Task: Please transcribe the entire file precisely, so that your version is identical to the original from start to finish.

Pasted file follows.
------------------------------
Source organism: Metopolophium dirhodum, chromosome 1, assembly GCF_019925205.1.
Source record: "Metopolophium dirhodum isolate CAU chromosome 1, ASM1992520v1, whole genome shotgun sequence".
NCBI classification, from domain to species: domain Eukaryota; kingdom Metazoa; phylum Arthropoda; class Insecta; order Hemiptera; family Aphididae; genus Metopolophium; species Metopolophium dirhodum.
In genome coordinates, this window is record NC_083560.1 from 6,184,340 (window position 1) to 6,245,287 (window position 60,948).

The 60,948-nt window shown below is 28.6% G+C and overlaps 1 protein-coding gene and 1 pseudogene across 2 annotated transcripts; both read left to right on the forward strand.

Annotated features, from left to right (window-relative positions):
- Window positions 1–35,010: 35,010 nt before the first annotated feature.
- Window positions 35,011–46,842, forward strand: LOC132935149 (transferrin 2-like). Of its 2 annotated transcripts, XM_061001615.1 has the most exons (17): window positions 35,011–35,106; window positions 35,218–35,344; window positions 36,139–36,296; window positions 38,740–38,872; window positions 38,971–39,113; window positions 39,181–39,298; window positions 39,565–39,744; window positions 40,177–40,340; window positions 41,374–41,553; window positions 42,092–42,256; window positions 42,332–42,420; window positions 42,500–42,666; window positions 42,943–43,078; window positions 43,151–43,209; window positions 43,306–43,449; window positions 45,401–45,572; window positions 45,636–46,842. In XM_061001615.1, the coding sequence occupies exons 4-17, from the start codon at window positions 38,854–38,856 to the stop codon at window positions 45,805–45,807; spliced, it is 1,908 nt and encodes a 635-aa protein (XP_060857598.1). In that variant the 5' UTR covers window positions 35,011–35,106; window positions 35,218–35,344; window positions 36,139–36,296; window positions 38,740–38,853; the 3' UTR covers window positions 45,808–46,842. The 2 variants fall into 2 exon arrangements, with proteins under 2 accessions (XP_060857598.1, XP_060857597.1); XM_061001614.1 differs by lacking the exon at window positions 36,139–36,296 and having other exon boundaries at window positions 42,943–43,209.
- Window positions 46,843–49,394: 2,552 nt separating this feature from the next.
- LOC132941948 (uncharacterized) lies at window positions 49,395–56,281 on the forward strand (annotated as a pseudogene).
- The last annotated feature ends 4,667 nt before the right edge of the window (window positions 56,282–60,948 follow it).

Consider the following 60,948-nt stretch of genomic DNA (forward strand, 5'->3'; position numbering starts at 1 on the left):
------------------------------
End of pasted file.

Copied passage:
Source organism: Metopolophium dirhodum, chromosome 1, assembly GCF_019925205.1.
Source record: "Metopolophium dirhodum isolate CAU chromosome 1, ASM1992520v1, whole genome shotgun sequence".
NCBI classification, from domain to species: domain Eukaryota; kingdom Metazoa; phylum Arthropoda; class Insecta; order Hemiptera; family Aphididae; genus Metopolophium; species Metopolophium dirhodum.
In genome coordinates, this window is record NC_083560.1 from 6,184,340 (window position 1) to 6,245,287 (window position 60,948).

The 60,948-nt window shown below is 28.6% G+C and overlaps 1 protein-coding gene and 1 pseudogene across 2 annotated transcripts; both read left to right on the forward strand.

Annotated features, from left to right (window-relative positions):
- Window positions 1–35,010: 35,010 nt before the first annotated feature.
- Window positions 35,011–46,842, forward strand: LOC132935149 (transferrin 2-like). Of its 2 annotated transcripts, XM_061001615.1 has the most exons (17): window positions 35,011–35,106; window positions 35,218–35,344; window positions 36,139–36,296; window positions 38,740–38,872; window positions 38,971–39,113; window positions 39,181–39,298; window positions 39,565–39,744; window positions 40,177–40,340; window positions 41,374–41,553; window positions 42,092–42,256; window positions 42,332–42,420; window positions 42,500–42,666; window positions 42,943–43,078; window positions 43,151–43,209; window positions 43,306–43,449; window positions 45,401–45,572; window positions 45,636–46,842. In XM_061001615.1, the coding sequence occupies exons 4-17, from the start codon at window positions 38,854–38,856 to the stop codon at window positions 45,805–45,807; spliced, it is 1,908 nt and encodes a 635-aa protein (XP_060857598.1). In that variant the 5' UTR covers window positions 35,011–35,106; window positions 35,218–35,344; window positions 36,139–36,296; window positions 38,740–38,853; the 3' UTR covers window positions 45,808–46,842. The 2 variants fall into 2 exon arrangements, with proteins under 2 accessions (XP_060857598.1, XP_060857597.1); XM_061001614.1 differs by lacking the exon at window positions 36,139–36,296 and having other exon boundaries at window positions 42,943–43,209.
- Window positions 46,843–49,394: 2,552 nt separating this feature from the next.
- LOC132941948 (uncharacterized) lies at window positions 49,395–56,281 on the forward strand (annotated as a pseudogene).
- The last annotated feature ends 4,667 nt before the right edge of the window (window positions 56,282–60,948 follow it).

Consider the following 60,948-nt stretch of genomic DNA (forward strand, 5'->3'; position numbering starts at 1 on the left):